• Transmit knowledge to others
    • Provide the most current documentation

    System audit logs are configured and their operation verified immediately on initial system setup. Operational audit logs are maintained on a best effort basis equivalent to 120 days. Logs are reviewed by staff and discrepancies are investigated and resolved as necessary. Systems are configured to generate and centrally store all relevant logs off system. Wherever it is possible, controls and activity auditing should be implemented over the use of utility programs that may provide users the ability to override existing system and application controls.

    Scheduling Systems Operations

    Systems operations and maintenance schedules are planned, authorized, and documented through the Change Management System. System changes should occur within the established standard maintenance window. Changes to operations for mission critical systems are tested in a test environment and approved prior to implementing in production.

    Data and Directory Structures

    The layout and utilization of data directories and structures is coordinated by IT personnel. This information should be outlined in the system configuration documentation previously noted. Users must adhere to the established structure outlines at all times. During system configuration and as needed thereafter, access restrictions to directories are applied as necessary to restrict unauthorized access. Specific types of auditing may be required based on the type of information on the file system.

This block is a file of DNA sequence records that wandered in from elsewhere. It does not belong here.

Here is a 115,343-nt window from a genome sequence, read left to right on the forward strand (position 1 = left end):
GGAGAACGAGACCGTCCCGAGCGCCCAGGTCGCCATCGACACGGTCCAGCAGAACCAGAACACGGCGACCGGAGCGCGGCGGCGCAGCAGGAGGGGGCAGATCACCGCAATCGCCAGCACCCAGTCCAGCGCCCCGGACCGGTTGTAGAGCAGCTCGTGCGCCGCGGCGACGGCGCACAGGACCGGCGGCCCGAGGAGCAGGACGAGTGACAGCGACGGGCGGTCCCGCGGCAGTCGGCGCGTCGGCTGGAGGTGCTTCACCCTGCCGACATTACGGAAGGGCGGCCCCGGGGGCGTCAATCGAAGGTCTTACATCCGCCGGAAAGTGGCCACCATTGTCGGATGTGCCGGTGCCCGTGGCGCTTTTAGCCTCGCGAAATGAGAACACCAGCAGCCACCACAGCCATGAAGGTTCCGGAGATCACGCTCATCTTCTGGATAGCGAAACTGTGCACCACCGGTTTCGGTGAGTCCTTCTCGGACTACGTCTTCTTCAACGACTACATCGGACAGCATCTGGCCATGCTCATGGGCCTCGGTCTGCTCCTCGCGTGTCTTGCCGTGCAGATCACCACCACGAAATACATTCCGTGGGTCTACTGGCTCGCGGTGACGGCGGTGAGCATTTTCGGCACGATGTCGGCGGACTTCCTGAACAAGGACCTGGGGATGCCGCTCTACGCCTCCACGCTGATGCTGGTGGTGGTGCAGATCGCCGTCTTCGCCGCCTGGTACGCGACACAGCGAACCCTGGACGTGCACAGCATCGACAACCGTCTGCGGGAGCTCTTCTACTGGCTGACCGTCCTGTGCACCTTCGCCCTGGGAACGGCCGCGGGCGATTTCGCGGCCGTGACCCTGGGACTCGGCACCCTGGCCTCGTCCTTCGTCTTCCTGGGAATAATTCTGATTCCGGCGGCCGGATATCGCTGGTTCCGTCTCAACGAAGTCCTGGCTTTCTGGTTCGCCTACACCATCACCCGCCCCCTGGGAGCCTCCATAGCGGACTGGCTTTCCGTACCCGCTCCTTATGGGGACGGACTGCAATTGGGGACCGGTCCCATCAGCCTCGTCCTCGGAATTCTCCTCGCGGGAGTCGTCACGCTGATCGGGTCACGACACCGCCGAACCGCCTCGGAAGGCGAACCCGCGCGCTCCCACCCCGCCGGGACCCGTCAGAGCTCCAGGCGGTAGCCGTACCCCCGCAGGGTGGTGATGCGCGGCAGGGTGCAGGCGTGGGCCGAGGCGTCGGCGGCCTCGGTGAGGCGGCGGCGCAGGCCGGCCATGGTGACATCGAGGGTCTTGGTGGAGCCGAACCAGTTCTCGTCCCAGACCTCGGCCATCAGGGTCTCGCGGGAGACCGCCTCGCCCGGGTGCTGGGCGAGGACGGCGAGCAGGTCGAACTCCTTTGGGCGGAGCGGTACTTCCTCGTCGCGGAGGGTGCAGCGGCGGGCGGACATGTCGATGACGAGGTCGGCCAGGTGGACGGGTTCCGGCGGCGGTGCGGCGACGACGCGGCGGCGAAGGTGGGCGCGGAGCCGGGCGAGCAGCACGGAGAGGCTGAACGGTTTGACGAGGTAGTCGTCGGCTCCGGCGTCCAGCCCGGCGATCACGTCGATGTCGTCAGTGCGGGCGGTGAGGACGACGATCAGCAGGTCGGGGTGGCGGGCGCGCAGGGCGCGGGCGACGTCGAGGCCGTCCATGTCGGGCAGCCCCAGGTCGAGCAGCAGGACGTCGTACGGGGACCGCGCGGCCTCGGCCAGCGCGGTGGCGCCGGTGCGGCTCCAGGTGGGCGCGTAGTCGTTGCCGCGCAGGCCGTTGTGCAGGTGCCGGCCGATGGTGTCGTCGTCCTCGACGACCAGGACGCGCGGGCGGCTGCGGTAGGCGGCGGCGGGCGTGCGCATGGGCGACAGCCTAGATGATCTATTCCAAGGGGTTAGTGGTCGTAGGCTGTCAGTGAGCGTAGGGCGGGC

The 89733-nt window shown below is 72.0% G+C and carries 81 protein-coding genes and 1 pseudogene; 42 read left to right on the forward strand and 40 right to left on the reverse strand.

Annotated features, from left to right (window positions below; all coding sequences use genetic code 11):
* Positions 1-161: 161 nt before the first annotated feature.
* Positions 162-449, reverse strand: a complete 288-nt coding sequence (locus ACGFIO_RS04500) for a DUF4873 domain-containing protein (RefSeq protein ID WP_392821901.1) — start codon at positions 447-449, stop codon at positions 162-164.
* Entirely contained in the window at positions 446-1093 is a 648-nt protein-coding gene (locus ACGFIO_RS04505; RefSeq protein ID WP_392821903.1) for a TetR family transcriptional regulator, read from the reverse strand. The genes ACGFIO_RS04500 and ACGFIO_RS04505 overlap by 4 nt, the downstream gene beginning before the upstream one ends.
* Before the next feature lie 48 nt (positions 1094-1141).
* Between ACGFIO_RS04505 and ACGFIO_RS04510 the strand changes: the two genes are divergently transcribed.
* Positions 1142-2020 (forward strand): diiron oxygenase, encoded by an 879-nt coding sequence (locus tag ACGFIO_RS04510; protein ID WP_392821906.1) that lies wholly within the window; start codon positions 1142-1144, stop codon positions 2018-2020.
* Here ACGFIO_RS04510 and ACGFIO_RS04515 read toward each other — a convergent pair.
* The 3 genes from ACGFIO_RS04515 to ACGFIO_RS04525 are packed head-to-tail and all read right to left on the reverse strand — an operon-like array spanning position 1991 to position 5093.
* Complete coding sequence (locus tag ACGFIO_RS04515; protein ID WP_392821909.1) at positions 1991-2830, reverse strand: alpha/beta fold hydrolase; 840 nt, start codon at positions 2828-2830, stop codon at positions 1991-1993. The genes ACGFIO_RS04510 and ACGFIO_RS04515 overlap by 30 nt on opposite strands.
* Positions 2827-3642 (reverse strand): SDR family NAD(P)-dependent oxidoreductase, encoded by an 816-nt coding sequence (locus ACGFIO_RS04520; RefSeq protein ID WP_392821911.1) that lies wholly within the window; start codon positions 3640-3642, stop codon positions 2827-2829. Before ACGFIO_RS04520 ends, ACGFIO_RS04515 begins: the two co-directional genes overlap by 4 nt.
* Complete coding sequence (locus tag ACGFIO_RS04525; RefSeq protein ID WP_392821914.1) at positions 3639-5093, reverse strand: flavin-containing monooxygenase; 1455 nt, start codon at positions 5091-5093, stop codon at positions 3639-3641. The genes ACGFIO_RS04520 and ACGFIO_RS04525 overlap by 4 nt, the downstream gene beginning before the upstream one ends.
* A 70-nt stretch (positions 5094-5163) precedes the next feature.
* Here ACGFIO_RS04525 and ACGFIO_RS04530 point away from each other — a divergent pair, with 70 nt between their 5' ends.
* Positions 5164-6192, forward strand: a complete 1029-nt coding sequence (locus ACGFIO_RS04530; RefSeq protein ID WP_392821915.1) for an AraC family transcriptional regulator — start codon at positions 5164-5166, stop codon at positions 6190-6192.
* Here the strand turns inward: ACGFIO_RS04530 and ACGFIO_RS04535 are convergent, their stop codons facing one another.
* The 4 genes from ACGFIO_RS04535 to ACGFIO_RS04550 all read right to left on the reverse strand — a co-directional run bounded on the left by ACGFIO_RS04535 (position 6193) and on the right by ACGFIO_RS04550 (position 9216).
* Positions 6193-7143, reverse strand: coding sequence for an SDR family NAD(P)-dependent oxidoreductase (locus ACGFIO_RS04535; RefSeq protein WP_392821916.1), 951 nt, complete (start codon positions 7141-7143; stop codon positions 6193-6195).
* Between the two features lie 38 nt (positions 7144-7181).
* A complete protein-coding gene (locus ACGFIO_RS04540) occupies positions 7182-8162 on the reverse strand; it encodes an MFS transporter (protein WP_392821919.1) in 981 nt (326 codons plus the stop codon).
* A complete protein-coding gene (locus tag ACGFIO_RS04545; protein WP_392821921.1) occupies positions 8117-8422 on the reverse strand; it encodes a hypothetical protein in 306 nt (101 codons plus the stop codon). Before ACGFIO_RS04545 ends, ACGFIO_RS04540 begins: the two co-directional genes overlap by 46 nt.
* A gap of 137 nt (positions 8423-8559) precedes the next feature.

Access Control

    Access to information and documents is carefully controlled to ensure that only authorized personnel have access to sensitive information. File system permissions are layered with network access permissions so security can be applied to the file system first and the share second. Network access permissions are applied to prevent non-authenticated users from being able to retrieve directory and file information. All systems should have a minimum of two user accounts that are capable of administering the system.

    Restarting or Recovering the System

    System owners must ensure that adequate back up and system recovery guidelines exist prior to placing a system into production. System administrators are responsible for implementing the direction set by system owners within time and budget.


    Operating system changes (such as service packs, updates, fixes, patches or upgrades) are tested for compatibility and released based on a quarterly schedule determined to be the least disruptive and most effective for the environment. All changes will be coordinated with the System Owners. All servers are required to be configured to utilize centrally managed automatic update services. Application changes (such as updates, fixes, patches or upgrades) are tested for compatibility and deployed based on operational requirements of the System Owner. Vendor recommended updates to software undergo a risk-benefit analysis and are carefully scheduled.